Pauline is Dutch’s stepdaughter and the narrator of the story. She blends into the walls, or “melt[s] back to nothing” as though she is a part of the furniture, and she knows about everything that goes on at Kozka’s Meats, including Fleur’s rape. A “skinny, big-nosed girl with staring eyes,” Pauline is captivated by Fleur but has mixed feelings about her, ranging from fear to admiration to disdain. She is also somewhat jealous of Fleur’s good looks and powers because by contrast Pauline is quite homely, with a dress that hangs loose and a curved back like an old woman’s. A timid and insecure girl, she cannot bring herself to come to Fleur’s aid when she is raped, and she seems to feel somewhat regretful about this. It may be a reason why she locks the men inside the meat locker during the storm, murdering them, although Pauline seems to imply that she felt compelled to do this because of Fleur’s magic.

Whether to believe Pauline about this motive is one of the cruxes of the story. Erdrich’s novel Tracks suggests much more explicitly that Pauline is not a reliable narrator. She is eager to stress that she has a minimal impact on the story, but she is the one who actually locks the men in the meat locker. Regardless of whether Pauline murdered the men of her own volition or whether she is a reliable narrator, she retains a close connection with Fleur after the storm in Argus, as though she is drawn to her and repelled by her at the same time.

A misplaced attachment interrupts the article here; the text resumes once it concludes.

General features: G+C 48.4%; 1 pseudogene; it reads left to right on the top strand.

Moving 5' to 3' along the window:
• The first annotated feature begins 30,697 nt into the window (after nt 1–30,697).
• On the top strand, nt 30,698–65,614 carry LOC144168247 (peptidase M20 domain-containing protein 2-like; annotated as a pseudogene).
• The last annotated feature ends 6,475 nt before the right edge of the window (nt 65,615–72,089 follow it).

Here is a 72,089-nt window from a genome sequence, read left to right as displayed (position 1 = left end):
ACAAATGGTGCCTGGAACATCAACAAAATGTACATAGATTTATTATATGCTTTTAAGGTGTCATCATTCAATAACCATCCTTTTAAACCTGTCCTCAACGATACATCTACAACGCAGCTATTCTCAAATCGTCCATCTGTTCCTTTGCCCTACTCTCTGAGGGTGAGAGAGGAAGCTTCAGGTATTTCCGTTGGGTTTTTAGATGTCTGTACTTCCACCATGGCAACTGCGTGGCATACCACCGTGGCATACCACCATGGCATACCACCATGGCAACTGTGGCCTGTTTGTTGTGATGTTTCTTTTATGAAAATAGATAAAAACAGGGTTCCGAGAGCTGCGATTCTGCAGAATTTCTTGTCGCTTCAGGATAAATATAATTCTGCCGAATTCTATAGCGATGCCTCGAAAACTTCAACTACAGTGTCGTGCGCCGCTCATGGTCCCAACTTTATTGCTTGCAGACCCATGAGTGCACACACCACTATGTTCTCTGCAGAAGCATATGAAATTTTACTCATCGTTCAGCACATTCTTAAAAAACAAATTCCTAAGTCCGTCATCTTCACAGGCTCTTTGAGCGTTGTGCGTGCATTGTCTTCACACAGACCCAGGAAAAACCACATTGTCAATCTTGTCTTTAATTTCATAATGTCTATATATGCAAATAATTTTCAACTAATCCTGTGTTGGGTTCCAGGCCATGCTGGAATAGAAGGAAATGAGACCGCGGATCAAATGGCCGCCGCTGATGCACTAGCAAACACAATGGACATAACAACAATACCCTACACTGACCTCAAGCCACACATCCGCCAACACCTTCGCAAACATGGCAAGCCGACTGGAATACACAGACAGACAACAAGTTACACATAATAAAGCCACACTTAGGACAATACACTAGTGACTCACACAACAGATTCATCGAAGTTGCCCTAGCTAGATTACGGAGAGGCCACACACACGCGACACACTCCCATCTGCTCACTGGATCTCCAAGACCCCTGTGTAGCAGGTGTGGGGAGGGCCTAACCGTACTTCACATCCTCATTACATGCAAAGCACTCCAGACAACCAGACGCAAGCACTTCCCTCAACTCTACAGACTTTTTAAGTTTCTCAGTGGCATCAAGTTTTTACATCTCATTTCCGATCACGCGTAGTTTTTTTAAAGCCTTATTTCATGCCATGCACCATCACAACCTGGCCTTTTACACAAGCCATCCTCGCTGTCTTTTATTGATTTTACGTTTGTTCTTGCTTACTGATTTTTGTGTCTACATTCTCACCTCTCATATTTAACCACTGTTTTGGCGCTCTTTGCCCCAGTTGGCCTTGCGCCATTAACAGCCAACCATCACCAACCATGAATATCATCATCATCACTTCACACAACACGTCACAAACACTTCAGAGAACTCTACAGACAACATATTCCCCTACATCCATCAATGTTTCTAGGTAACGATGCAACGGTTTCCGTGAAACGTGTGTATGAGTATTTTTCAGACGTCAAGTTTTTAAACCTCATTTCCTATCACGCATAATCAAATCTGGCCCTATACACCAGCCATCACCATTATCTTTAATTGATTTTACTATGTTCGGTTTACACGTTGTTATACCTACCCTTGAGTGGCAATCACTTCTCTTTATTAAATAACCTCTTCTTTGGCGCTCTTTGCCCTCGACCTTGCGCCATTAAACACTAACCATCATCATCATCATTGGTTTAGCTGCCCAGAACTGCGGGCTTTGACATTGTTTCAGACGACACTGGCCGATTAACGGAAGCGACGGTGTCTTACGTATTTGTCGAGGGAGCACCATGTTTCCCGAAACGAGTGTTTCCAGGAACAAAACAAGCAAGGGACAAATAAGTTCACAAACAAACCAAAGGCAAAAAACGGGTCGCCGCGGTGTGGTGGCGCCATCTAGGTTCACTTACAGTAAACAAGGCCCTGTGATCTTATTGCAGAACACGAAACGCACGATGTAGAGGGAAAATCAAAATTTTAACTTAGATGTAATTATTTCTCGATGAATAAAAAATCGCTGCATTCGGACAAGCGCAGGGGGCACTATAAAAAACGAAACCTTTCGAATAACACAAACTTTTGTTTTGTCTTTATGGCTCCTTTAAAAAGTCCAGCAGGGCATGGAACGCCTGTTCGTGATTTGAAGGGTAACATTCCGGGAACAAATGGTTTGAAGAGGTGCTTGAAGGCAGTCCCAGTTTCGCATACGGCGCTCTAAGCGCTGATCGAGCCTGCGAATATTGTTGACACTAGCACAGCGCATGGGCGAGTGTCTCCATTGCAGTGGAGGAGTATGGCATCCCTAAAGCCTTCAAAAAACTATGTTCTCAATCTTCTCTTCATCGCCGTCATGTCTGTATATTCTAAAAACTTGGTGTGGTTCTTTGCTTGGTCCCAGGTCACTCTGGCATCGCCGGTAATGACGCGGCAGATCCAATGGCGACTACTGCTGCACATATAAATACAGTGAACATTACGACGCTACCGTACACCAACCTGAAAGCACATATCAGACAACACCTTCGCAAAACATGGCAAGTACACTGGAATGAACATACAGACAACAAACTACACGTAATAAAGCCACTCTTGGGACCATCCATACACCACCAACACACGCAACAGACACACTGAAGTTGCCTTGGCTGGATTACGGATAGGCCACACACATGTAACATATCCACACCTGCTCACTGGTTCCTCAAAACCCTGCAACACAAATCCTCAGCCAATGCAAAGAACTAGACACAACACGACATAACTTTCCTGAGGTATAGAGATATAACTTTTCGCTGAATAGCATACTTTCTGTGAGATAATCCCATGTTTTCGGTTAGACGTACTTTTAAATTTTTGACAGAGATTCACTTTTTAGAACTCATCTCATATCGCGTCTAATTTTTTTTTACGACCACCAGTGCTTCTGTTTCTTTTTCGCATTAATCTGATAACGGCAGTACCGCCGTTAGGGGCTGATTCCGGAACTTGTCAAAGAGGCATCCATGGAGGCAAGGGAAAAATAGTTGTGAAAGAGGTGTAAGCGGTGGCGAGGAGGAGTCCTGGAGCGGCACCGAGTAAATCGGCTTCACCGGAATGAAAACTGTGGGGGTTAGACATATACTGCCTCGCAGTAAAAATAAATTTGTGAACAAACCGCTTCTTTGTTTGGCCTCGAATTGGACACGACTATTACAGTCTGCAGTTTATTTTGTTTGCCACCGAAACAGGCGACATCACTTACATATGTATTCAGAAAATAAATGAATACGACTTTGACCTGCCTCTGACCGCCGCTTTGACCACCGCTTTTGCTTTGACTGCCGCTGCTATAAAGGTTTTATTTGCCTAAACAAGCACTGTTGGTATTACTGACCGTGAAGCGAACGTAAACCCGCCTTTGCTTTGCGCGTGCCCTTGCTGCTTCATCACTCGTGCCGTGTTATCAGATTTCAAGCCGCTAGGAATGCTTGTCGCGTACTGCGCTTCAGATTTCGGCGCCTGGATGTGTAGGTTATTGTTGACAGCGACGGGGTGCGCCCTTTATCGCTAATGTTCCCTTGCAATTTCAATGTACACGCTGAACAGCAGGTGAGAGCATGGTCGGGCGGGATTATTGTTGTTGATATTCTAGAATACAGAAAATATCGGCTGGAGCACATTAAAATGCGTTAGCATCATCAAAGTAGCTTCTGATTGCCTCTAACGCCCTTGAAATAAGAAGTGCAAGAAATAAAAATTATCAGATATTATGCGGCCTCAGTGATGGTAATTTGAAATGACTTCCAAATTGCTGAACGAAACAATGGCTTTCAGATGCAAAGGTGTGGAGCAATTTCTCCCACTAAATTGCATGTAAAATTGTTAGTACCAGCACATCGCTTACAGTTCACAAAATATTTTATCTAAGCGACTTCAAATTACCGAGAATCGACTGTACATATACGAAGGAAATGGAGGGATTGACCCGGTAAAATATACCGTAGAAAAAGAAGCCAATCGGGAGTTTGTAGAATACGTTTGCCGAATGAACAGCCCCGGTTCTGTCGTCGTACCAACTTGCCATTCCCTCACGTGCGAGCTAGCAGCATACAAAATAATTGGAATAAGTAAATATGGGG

Fleur Pillager

The intriguing subject of Erdrich’s story, the daring Fleur Pillager is a Chippewa woman with magical powers. Chippewa men are attracted to her good looks, but they fear her because she has power from spirits and natural forces. She has “wide and flat” cheeks and a strong, muscular upper body, but her hips are “fishlike, slippery, narrow” and she has “sly brown eyes.” She wears a green dress that, during the August night at the climax of the story, looks like a transparent “skin of lakeweed.” The men at Kozka’s Meats do not notice her very white, “strong and curved” teeth nor the fact that her fifth toes are missing, and they vastly underestimate her.